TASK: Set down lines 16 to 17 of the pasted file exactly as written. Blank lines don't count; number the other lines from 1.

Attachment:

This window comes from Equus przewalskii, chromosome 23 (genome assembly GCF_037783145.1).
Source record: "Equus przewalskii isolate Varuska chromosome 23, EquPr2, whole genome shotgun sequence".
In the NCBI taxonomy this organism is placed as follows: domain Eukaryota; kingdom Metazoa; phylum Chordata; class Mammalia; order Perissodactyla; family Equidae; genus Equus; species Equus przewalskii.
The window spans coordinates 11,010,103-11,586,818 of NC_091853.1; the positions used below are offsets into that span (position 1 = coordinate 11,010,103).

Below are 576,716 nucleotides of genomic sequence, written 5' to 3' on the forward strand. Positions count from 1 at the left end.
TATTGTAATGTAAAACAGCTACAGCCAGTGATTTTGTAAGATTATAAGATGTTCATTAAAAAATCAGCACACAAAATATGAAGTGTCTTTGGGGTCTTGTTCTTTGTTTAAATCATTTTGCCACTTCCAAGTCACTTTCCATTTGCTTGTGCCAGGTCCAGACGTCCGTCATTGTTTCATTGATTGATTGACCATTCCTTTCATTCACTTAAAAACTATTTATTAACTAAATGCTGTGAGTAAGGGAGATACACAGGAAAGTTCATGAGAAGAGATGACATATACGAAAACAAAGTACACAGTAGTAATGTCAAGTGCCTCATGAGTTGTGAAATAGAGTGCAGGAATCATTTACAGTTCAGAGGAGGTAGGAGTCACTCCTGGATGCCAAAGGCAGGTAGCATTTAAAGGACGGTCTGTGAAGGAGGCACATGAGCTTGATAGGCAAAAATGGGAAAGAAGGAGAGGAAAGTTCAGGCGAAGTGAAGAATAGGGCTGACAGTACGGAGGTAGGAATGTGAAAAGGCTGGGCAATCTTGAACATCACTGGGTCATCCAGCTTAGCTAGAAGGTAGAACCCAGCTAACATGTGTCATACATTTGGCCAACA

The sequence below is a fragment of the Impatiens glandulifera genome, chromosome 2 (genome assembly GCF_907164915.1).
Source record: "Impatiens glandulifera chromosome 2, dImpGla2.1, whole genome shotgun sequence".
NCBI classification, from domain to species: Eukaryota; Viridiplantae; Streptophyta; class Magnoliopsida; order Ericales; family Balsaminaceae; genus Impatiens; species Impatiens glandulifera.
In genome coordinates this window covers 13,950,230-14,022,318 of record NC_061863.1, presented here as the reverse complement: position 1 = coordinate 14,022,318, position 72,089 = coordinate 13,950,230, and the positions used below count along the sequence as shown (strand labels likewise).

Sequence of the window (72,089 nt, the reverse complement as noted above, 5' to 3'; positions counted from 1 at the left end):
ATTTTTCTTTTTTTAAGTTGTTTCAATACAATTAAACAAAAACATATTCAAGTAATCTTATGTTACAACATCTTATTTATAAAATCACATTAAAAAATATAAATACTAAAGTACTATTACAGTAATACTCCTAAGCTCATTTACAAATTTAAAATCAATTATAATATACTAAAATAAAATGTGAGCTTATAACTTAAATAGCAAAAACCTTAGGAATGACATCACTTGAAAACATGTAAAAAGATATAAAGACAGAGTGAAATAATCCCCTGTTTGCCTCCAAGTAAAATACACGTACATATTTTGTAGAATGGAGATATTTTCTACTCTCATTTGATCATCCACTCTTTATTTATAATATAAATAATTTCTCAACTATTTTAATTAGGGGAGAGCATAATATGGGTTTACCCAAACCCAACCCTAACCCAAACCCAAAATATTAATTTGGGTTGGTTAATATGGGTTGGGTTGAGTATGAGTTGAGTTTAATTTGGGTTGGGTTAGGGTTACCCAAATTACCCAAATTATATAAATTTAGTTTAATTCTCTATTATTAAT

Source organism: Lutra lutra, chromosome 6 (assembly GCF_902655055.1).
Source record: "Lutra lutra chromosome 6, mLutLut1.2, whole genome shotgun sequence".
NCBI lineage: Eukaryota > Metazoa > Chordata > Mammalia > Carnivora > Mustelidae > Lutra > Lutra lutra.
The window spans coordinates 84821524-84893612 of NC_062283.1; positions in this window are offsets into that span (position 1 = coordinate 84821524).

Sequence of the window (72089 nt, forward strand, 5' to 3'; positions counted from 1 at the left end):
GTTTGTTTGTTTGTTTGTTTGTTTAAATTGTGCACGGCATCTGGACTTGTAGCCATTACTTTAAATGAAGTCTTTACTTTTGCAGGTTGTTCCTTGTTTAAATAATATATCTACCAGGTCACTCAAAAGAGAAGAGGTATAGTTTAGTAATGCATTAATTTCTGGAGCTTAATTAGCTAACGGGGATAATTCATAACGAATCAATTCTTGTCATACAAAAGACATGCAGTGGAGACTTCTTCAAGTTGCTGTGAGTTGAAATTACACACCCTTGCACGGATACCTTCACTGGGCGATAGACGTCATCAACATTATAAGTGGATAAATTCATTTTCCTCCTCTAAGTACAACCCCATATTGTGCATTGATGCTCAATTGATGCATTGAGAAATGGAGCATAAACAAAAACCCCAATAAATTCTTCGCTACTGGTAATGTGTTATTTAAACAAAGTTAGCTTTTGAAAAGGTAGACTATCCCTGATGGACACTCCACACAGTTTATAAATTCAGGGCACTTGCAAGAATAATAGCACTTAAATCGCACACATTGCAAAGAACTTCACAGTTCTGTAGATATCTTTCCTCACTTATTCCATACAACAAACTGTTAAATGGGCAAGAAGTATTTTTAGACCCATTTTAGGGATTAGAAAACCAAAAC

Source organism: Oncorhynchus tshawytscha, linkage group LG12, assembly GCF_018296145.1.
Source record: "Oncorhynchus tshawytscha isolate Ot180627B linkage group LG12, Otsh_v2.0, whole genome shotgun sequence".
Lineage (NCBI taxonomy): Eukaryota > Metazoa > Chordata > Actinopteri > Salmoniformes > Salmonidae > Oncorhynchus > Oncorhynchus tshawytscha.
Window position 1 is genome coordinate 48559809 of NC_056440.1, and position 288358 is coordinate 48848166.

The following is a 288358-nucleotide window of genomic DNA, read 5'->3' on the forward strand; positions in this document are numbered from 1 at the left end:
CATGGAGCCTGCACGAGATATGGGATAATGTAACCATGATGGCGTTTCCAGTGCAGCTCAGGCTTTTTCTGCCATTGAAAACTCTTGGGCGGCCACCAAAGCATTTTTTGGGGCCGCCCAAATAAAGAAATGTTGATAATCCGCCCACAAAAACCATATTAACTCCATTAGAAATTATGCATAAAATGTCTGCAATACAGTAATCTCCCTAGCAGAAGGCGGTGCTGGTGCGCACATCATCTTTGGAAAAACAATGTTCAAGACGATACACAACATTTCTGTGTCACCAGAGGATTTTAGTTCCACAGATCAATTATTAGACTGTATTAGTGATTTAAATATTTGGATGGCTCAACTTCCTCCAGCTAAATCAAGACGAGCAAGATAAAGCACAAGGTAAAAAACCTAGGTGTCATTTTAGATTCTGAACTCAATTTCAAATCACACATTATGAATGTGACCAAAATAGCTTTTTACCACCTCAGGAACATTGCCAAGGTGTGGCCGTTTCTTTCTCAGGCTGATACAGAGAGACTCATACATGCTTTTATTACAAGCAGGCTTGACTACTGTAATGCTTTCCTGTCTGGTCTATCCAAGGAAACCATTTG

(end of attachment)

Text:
The window spans coordinates 84821524-84893612 of NC_062283.1; positions in this window are offsets into that span (position 1 = coordinate 84821524).

Sequence of the window (72089 nt, forward strand, 5' to 3'; positions counted from 1 at the left end):